hollywood regency interior design: glamorous… and dusty


creamy vintage paris boudoir vanity chair

creamy vintage paris boudoir vanity chair

the glamor of the hollywood regency interior design style is a mimicry of the early movie heyday star’s lifestyles and tastes.  these people entertained lavishly, their homes were adorned with exotic furnishings and dramatic flair. they were adored almost as royalty.  hollywood regency furniture is a broad category difficult to define.  the look is not minimalist, but some pieces within the design can be.  it can include mid-century modern or older styles, asian pieces, blacks, whites, wood grains, just about any kind of color combination that suits your taste.  but heavily carved and heavily upholstered pieces are often included.  

designers william haines and dorothy draper lived this life and developed this look for others.  they were gutsy, wealthy, successful and admired.  these websites are worthwhile.  

haines interior

william haines interior


william haines
william haines, 1900-1973
The lobby of the Hampshire House, completed in 1937, Dorothy Draper

lobby of the hampshire house, completed in 1937, dorothy draper


dorothy draper 1889-1969

dorothy draper 1889-1969

we do not have to spend thousands to incorporate this style (just look like we did), thanks to online used furniture dealers. there is a large assortment of hollywood regency style furniture online, especially on ebay.  my favorite companies are ts and company and art collector-usa.  they offer an excellent blanket wrapped furniture moving service, tsc moving.

a regency is a substitute government or rulership.  they had them in europe when the royal heir was still a boy, for instance, or when there was no clear ruler for a time, or when the ruler was absent.  some would argue that hollywood movie stars are the royalty of america, substitutes because we don’t have anything else.  you don’t vote for or against the stars and argue endlessly about their ideas and actions.  the adored actors are just there.  wonderful, rich, envied.  this was especially true during and the decade after the second world war.  their world was a welcome escape.  it was a reminder that war and the hardships it created were not the only reality.  we welcome the same kind of refuge in these times.  when we mimic their style, we attempt to capture something of their lifestyle for ourselves, the ability to impress and offer the comfort and luxury to our friends as we entertain.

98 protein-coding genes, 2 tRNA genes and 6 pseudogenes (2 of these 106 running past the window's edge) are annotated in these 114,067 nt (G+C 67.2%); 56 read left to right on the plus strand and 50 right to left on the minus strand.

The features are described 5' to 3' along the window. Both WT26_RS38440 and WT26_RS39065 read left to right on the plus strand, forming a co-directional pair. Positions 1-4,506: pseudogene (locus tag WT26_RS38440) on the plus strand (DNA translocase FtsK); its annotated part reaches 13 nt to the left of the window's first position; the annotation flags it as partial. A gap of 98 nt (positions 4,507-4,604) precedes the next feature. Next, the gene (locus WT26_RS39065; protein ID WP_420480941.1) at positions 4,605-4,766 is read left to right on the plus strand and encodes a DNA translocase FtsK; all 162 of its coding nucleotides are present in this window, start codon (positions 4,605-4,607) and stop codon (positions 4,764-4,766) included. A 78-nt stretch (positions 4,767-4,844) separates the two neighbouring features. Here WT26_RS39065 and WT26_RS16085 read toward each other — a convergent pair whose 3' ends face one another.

but be warned: this style is dusty.  writing this piece i cannot help thinking about numerous vintage furniture items i have dealt with in the hollywood regency style.  you need a maid (or you are the maid).  these people had maids, believe me.  the tufted upholstery chairs are tricky to clean.  folds of fabric and those fabric covered buttons trap dirt and animal hair.  the buttons tend to go missing.  they are one of the most expensive re-upholstery jobs, the most time consuming if you attempt it yourself.  lots of carved woodwork, chandeliers, interesting ornaments sitting on coffee tables, all gathering dust.  do we honestly have time for this?  does the imagined serenity of the rich and famous really rule our desires?  maybe that ambition is also dusty.


globalization, interior design, and art nouveau

Tassel House, Brussels, 1893, Victor Horta, First floor landing with view toward staircase

tassel house, brussels, 1893, victor horta, first floor landing with view toward staircase

if i could be transported to another time and place, i would be fascinated to visit the few decades before the first world war.  ideally i would not be in one place. i would travel the world and the world would be traveling to me.  globalization on the rise.  

Orchid desk, Louis Majorelle and Daum Frères, mahogany, gilded bronze, and glass

orchid desk, louis majorelle and daum frères, mahogany, gilded bronze, and glass, france 1903

Vilmos Zsolnay Vase, 1899, Hungary

vilmos zsolnay, vase, 1899, hungary

a crazed group of 1910 british bankers sing a frenzied song at little micheal banks in mary poppins, trying to induce him to invest his tuppence  in railways through africa, dams across the nile, fleets of ocean greyhounds, majestic, self-amortizing canals, plantations of ripening tea.